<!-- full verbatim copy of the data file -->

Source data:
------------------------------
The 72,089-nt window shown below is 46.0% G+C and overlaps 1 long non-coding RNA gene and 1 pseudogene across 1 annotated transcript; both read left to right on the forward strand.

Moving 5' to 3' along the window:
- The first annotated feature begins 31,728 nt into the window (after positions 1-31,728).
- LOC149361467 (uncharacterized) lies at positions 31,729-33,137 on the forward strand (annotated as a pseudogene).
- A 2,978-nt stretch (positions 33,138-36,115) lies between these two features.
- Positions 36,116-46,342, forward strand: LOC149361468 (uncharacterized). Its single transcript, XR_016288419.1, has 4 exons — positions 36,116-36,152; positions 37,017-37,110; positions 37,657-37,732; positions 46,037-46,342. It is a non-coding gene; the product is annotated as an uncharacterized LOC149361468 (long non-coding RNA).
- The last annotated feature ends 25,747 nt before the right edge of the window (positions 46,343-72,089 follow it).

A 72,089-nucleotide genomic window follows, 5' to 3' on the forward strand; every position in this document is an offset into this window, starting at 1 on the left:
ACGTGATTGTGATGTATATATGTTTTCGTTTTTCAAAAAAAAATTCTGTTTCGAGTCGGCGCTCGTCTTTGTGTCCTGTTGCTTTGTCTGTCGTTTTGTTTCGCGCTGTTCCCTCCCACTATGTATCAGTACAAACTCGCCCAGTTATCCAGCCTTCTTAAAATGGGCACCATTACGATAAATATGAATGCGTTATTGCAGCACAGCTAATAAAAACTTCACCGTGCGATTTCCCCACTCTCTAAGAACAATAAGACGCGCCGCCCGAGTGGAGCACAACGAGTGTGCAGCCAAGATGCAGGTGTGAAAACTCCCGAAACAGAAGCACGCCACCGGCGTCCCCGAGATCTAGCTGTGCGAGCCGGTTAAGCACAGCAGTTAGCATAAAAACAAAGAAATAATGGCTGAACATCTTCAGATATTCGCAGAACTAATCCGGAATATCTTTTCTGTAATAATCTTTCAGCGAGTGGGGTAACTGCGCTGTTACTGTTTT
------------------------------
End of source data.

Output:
The 72,089-nt window shown below is 46.0% G+C and overlaps 1 long non-coding RNA gene and 1 pseudogene across 1 annotated transcript; both read left to right on the forward strand.

Moving 5' to 3' along the window:
- The first annotated feature begins 31,728 nt into the window (after positions 1-31,728).
- LOC149361467 (uncharacterized) lies at positions 31,729-33,137 on the forward strand (annotated as a pseudogene).
- A 2,978-nt stretch (positions 33,138-36,115) lies between these two features.
- Positions 36,116-46,342, forward strand: LOC149361468 (uncharacterized). Its single transcript, XR_016288419.1, has 4 exons — positions 36,116-36,152; positions 37,017-37,110; positions 37,657-37,732; positions 46,037-46,342. It is a non-coding gene; the product is annotated as an uncharacterized LOC149361468 (long non-coding RNA).
- The last annotated feature ends 25,747 nt before the right edge of the window (positions 46,343-72,089 follow it).

A 72,089-nucleotide genomic window follows, 5' to 3' on the forward strand; every position in this document is an offset into this window, starting at 1 on the left:
ACGTGATTGTGATGTATATATGTTTTCGTTTTTCAAAAAAAAATTCTGTTTCGAGTCGGCGCTCGTCTTTGTGTCCTGTTGCTTTGTCTGTCGTTTTGTTTCGCGCTGTTCCCTCCCACTATGTATCAGTACAAACTCGCCCAGTTATCCAGCCTTCTTAAAATGGGCACCATTACGATAAATATGAATGCGTTATTGCAGCACAGCTAATAAAAACTTCACCGTGCGATTTCCCCACTCTCTAAGAACAATAAGACGCGCCGCCCGAGTGGAGCACAACGAGTGTGCAGCCAAGATGCAGGTGTGAAAACTCCCGAAACAGAAGCACGCCACCGGCGTCCCCGAGATCTAGCTGTGCGAGCCGGTTAAGCACAGCAGTTAGCATAAAAACAAAGAAATAATGGCTGAACATCTTCAGATATTCGCAGAACTAATCCGGAATATCTTTTCTGTAATAATCTTTCAGCGAGTGGGGTAACTGCGCTGTTACTGTTTT